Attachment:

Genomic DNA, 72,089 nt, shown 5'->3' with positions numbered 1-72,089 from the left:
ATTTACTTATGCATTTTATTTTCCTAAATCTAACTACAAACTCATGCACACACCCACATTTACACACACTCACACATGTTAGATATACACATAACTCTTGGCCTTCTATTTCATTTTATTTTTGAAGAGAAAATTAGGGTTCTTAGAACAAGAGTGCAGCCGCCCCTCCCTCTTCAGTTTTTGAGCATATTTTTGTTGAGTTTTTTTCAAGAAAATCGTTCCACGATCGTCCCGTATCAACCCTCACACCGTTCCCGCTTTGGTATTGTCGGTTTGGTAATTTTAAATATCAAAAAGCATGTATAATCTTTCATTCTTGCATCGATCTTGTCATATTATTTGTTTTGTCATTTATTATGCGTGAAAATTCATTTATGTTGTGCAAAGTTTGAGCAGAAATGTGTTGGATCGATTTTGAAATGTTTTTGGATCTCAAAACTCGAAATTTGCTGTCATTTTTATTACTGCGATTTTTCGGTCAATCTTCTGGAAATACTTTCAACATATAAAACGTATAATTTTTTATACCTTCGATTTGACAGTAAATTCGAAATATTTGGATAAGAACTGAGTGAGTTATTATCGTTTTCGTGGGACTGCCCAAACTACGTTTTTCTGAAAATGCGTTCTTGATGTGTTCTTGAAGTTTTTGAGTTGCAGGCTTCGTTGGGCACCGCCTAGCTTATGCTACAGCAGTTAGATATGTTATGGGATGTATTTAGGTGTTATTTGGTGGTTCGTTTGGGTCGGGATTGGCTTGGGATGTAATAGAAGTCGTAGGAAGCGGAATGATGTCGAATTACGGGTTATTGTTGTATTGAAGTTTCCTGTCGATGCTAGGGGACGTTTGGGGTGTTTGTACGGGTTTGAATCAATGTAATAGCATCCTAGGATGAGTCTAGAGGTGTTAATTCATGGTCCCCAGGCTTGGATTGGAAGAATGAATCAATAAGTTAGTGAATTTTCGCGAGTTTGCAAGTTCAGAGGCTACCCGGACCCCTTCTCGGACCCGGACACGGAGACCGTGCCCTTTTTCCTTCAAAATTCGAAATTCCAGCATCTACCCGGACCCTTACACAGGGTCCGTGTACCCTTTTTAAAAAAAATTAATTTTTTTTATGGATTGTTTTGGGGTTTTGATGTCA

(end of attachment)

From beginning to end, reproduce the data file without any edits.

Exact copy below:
Genomic DNA, 72,089 nt, shown 5'->3' with positions numbered 1-72,089 from the left:
ATTTACTTATGCATTTTATTTTCCTAAATCTAACTACAAACTCATGCACACACCCACATTTACACACACTCACACATGTTAGATATACACATAACTCTTGGCCTTCTATTTCATTTTATTTTTGAAGAGAAAATTAGGGTTCTTAGAACAAGAGTGCAGCCGCCCCTCCCTCTTCAGTTTTTGAGCATATTTTTGTTGAGTTTTTTTCAAGAAAATCGTTCCACGATCGTCCCGTATCAACCCTCACACCGTTCCCGCTTTGGTATTGTCGGTTTGGTAATTTTAAATATCAAAAAGCATGTATAATCTTTCATTCTTGCATCGATCTTGTCATATTATTTGTTTTGTCATTTATTATGCGTGAAAATTCATTTATGTTGTGCAAAGTTTGAGCAGAAATGTGTTGGATCGATTTTGAAATGTTTTTGGATCTCAAAACTCGAAATTTGCTGTCATTTTTATTACTGCGATTTTTCGGTCAATCTTCTGGAAATACTTTCAACATATAAAACGTATAATTTTTTATACCTTCGATTTGACAGTAAATTCGAAATATTTGGATAAGAACTGAGTGAGTTATTATCGTTTTCGTGGGACTGCCCAAACTACGTTTTTCTGAAAATGCGTTCTTGATGTGTTCTTGAAGTTTTTGAGTTGCAGGCTTCGTTGGGCACCGCCTAGCTTATGCTACAGCAGTTAGATATGTTATGGGATGTATTTAGGTGTTATTTGGTGGTTCGTTTGGGTCGGGATTGGCTTGGGATGTAATAGAAGTCGTAGGAAGCGGAATGATGTCGAATTACGGGTTATTGTTGTATTGAAGTTTCCTGTCGATGCTAGGGGACGTTTGGGGTGTTTGTACGGGTTTGAATCAATGTAATAGCATCCTAGGATGAGTCTAGAGGTGTTAATTCATGGTCCCCAGGCTTGGATTGGAAGAATGAATCAATAAGTTAGTGAATTTTCGCGAGTTTGCAAGTTCAGAGGCTACCCGGACCCCTTCTCGGACCCGGACACGGAGACCGTGCCCTTTTTCCTTCAAAATTCGAAATTCCAGCATCTACCCGGACCCTTACACAGGGTCCGTGTACCCTTTTTAAAAAAAATTAATTTTTTTTATGGATTGTTTTGGGGTTTTGATGTCA